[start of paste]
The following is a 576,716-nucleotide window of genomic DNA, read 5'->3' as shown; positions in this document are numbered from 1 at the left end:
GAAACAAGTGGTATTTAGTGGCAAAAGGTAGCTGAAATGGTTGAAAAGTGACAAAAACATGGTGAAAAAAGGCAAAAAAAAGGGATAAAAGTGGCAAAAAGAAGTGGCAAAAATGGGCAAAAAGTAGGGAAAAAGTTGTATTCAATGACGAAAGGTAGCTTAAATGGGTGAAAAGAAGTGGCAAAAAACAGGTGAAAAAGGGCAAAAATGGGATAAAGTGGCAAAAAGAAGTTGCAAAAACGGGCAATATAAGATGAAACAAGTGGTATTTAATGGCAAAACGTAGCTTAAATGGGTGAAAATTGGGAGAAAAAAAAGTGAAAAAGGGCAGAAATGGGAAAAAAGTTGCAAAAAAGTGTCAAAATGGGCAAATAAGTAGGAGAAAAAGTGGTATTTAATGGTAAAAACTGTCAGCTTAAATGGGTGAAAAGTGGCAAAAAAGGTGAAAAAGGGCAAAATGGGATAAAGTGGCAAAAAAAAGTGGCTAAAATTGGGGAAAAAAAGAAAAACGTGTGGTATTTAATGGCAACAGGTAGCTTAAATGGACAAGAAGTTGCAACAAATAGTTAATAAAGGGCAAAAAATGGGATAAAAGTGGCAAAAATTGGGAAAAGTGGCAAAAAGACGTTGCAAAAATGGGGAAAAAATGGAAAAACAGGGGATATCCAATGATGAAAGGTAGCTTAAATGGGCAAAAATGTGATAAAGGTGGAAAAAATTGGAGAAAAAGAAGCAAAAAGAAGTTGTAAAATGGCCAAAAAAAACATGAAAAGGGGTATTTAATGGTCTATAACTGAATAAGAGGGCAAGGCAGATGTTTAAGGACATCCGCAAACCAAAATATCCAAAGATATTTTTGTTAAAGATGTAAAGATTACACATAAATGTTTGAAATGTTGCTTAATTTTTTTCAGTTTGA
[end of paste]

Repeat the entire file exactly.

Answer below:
The following is a 576,716-nucleotide window of genomic DNA, read 5'->3' as shown; positions in this document are numbered from 1 at the left end:
GAAACAAGTGGTATTTAGTGGCAAAAGGTAGCTGAAATGGTTGAAAAGTGACAAAAACATGGTGAAAAAAGGCAAAAAAAAGGGATAAAAGTGGCAAAAAGAAGTGGCAAAAATGGGCAAAAAGTAGGGAAAAAGTTGTATTCAATGACGAAAGGTAGCTTAAATGGGTGAAAAGAAGTGGCAAAAAACAGGTGAAAAAGGGCAAAAATGGGATAAAGTGGCAAAAAGAAGTTGCAAAAACGGGCAATATAAGATGAAACAAGTGGTATTTAATGGCAAAACGTAGCTTAAATGGGTGAAAATTGGGAGAAAAAAAAGTGAAAAAGGGCAGAAATGGGAAAAAAGTTGCAAAAAAGTGTCAAAATGGGCAAATAAGTAGGAGAAAAAGTGGTATTTAATGGTAAAAACTGTCAGCTTAAATGGGTGAAAAGTGGCAAAAAAGGTGAAAAAGGGCAAAATGGGATAAAGTGGCAAAAAAAAGTGGCTAAAATTGGGGAAAAAAAGAAAAACGTGTGGTATTTAATGGCAACAGGTAGCTTAAATGGACAAGAAGTTGCAACAAATAGTTAATAAAGGGCAAAAAATGGGATAAAAGTGGCAAAAATTGGGAAAAGTGGCAAAAAGACGTTGCAAAAATGGGGAAAAAATGGAAAAACAGGGGATATCCAATGATGAAAGGTAGCTTAAATGGGCAAAAATGTGATAAAGGTGGAAAAAATTGGAGAAAAAGAAGCAAAAAGAAGTTGTAAAATGGCCAAAAAAAACATGAAAAGGGGTATTTAATGGTCTATAACTGAATAAGAGGGCAAGGCAGATGTTTAAGGACATCCGCAAACCAAAATATCCAAAGATATTTTTGTTAAAGATGTAAAGATTACACATAAATGTTTGAAATGTTGCTTAATTTTTTTCAGTTTGA